One chart showed "Social Security and other social insurance receipts" as making up 30 percent of revenues. The other put "Social Security and other benefit payments to individuals" -- whatever in the world that might include -- at 41 percent.

What the two charts -- sourced to the White House's Office of Management and Budget -- concealed was that Social Security and Medicare taxes take in far more than they pay out in benefits, thus subsidizing the federal deficit by $1 billion a week.

But in the New York Times, DeParle still wrote that spending under these programs "cramps other social spending, leaving less to build housing, fight infant mortality, provide better schools, battle drug abuse and otherwise invest in the future." From this point of view, Nelson's proposal to take the vote away seems like modest punishment for baby killers.

Over the years, many liberals like Nelson, Tom Wicker and Anthony Lewis have been taken in by this sort of propaganda. If the elderly were indeed well-off and were indeed bankrupting the republic and depriving the needy, why shouldn't liberals object?

Well, perhaps they should have been a teensy bit skeptical.

They should have realized that when a typical worker retires, his or her income drops precipitously. A call to Social Security would have turned up the news that most of the elderly depend on it for most or all of their income, that fully half would fall below the poverty line were it not for Social Security, that Social Security and Medicare help millions of children and the disabled as well as the elderly, and that no more than 3percent of the elderly may be described as affluent.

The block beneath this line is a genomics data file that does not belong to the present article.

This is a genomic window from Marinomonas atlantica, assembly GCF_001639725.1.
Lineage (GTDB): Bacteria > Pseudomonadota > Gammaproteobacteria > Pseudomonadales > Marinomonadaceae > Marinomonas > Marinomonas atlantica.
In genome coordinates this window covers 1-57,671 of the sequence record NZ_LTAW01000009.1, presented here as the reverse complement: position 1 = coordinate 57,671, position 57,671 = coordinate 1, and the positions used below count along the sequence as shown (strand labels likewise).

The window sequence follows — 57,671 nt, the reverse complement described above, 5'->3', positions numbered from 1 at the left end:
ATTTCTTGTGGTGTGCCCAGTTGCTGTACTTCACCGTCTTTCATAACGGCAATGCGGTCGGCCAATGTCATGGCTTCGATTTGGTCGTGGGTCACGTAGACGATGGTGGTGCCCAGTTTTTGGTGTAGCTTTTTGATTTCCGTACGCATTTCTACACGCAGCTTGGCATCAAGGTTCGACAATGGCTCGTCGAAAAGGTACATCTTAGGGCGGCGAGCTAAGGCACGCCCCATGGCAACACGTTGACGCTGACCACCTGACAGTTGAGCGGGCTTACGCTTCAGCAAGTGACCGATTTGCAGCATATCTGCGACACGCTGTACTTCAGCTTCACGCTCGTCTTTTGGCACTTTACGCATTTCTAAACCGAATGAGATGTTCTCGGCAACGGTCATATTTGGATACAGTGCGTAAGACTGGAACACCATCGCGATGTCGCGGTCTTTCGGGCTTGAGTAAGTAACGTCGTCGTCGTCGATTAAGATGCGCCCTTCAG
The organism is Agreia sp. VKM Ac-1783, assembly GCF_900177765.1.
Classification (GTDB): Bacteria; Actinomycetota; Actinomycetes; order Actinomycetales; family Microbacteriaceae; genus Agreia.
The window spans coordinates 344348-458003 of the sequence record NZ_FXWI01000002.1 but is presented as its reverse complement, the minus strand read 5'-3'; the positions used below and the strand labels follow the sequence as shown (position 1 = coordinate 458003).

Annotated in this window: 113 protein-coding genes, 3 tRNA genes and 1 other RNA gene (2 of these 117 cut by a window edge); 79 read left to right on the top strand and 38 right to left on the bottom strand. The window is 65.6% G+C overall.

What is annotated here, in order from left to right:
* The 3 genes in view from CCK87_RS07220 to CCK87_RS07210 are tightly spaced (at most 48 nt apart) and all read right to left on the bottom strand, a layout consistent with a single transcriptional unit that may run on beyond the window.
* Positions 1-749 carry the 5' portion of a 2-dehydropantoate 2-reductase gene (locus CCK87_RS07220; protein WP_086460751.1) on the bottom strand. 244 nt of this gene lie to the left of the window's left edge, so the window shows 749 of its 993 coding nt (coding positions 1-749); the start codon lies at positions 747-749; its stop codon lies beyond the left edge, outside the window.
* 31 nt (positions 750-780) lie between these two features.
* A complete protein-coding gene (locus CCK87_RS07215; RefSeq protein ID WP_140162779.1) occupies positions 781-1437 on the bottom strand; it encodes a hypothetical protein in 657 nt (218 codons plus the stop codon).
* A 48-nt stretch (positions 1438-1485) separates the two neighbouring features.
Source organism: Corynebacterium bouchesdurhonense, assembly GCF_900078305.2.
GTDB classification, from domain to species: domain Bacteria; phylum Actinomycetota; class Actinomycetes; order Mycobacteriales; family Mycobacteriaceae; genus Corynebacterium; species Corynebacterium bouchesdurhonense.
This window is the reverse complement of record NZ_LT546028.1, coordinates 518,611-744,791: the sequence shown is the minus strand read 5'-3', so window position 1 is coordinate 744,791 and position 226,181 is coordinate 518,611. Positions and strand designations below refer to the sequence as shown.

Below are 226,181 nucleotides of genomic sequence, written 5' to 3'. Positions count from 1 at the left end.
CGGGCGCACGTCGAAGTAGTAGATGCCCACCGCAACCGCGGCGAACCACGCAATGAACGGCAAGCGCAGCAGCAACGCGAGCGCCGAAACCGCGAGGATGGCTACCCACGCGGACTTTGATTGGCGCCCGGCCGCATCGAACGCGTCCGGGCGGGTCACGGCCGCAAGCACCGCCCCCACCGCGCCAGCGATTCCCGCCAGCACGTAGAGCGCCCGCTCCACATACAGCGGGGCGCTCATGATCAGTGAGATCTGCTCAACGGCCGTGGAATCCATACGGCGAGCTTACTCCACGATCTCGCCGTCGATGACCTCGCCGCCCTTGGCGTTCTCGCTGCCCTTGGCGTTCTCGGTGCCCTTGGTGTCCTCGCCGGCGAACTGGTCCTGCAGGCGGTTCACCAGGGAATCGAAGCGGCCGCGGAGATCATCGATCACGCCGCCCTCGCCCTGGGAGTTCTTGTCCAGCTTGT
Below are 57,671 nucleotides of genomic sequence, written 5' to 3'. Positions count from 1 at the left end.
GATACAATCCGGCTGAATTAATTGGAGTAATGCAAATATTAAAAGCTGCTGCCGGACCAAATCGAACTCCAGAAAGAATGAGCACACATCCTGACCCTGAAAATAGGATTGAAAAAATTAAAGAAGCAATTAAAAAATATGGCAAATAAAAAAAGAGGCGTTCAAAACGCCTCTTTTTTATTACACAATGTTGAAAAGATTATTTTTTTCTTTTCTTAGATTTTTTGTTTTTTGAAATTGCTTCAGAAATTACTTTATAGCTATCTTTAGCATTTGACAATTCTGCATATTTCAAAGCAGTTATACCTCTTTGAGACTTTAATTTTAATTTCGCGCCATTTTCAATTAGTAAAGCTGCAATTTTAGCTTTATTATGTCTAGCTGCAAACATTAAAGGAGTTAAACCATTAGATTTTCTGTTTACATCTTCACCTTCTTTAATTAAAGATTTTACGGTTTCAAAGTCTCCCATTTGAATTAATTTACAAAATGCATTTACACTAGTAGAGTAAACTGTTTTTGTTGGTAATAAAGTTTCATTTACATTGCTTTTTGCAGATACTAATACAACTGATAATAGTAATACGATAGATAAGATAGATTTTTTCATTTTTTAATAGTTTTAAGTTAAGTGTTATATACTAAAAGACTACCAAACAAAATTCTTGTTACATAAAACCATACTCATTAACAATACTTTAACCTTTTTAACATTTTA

Anyway, the notion that this administration and this Congress would use money cut from programs for the elderly to feed hungry babies is as absurd as the other basic postulates of geezer-bashing: that the elderly as a class are rich (they are of course poorer than any other segment of adults); that they are especially selfish (they are more supportive of a cradle-to-grave healthcare system than any other group); and that they have overwhelming political clout.